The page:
Reading Workshops: A Day in the Life of . . .
Before you begin putting together your reading workshop, take a look at a "typical" day.
As all students silently settle in, taking out their response journals and books, I begin reading aloud Roald Dahl's short story, "The Landlady." Then I present a 15-minute mini-lesson on generating words that accurately describe a character's personality. We move immediately into guided practice, during which groups of students practice the strategy for 15 minutes, using a short story they've already read. I circulate among groups and jot down notes, pausing to observe and/ or converse with individuals.
Next, students have 40 minutes of choice time. I write three choices on the chalkboard and review them quickly: 1) read silently; 2) finish the journal entry on the problems the main character faced in the short story you read; 3) using brainstormed notes, write a self-evaluation of your reading progress.
I list on the chalkboard the names of students in reading groups and individual students I plan to meet with to practice a strategy presented earlier; everyone else is expected to choose an activity and dive in.
Today four students and I spend 20 minutes practicing selecting the details that help them discover the themes of the short story "The Landlady." Then, we practice expressing the story's themes with general statements. Next, I hold two one-on-one conferences with struggling readers, while the rest of the class selects and works on one of the choice experiences.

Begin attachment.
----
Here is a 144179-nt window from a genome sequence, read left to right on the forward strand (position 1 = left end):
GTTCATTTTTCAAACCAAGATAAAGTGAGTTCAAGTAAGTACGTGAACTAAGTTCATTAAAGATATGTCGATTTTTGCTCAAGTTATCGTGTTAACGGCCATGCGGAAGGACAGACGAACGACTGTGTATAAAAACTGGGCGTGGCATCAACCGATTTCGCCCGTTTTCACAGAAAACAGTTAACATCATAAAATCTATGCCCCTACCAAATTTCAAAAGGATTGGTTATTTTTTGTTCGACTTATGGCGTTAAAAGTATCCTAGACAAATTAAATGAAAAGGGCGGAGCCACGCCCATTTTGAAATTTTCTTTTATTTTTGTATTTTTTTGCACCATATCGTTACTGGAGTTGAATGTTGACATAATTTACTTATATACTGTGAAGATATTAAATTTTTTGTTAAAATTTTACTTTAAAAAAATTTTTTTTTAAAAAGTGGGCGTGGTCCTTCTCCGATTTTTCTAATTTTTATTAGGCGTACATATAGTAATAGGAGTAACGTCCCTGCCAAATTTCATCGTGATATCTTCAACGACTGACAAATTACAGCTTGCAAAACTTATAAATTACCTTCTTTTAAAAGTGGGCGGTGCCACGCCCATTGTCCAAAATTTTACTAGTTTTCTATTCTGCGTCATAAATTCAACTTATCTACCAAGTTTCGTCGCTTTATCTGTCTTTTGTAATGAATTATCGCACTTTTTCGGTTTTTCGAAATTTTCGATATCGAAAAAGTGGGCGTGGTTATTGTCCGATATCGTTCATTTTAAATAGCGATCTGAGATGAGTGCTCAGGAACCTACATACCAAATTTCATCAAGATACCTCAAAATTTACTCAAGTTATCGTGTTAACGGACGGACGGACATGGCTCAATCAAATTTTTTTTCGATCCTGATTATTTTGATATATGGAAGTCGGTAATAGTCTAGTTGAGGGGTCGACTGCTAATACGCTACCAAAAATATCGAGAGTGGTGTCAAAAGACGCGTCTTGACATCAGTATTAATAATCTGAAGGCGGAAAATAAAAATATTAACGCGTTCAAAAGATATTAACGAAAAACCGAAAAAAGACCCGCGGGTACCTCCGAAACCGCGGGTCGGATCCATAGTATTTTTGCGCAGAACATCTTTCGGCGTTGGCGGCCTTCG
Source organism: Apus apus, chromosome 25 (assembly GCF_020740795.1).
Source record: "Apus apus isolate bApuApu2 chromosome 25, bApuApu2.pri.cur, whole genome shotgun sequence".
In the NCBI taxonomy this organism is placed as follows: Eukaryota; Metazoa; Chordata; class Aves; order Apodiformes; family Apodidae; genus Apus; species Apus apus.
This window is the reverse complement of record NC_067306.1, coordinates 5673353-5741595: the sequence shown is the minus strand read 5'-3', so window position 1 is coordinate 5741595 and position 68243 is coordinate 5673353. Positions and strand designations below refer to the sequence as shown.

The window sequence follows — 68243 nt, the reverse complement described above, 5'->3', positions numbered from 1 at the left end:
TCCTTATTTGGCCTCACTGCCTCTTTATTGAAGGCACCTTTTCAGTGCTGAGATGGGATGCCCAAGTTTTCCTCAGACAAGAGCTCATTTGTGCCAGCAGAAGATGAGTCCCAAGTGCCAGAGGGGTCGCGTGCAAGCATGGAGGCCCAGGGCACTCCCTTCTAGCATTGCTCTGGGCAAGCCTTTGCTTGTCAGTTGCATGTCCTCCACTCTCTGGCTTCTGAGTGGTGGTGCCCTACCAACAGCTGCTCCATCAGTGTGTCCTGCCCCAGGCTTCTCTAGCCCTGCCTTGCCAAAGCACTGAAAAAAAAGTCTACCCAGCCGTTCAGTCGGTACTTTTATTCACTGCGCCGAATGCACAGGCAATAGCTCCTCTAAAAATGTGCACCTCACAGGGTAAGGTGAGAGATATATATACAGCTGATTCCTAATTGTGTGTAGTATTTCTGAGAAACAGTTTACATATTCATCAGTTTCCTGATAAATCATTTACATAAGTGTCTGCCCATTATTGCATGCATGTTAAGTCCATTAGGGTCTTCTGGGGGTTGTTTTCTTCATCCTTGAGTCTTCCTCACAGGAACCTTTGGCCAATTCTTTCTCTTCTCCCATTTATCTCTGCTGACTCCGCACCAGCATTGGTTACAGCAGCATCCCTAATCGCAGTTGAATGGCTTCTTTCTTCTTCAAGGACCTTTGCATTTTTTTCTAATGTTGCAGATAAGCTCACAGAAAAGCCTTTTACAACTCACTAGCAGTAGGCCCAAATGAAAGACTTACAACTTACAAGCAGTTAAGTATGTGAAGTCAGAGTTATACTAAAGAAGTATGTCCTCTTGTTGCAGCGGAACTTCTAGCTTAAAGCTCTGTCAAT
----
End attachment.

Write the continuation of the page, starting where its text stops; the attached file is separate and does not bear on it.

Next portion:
During the first conference, Jolene and I practice using context clues to figure out the meaning of tough words. During the second conference, Juan rereads each couplet of Arthur Guiterman's poem, "Ancient History," until the reading is fluent and expressive.
Now that you have a snapshot of a day in the life of a reading workshop, let's take a look at how Laura Robb addresses specific components of the workshop. Click on the links above or the topics listed to the left to take you to the subject of your choice.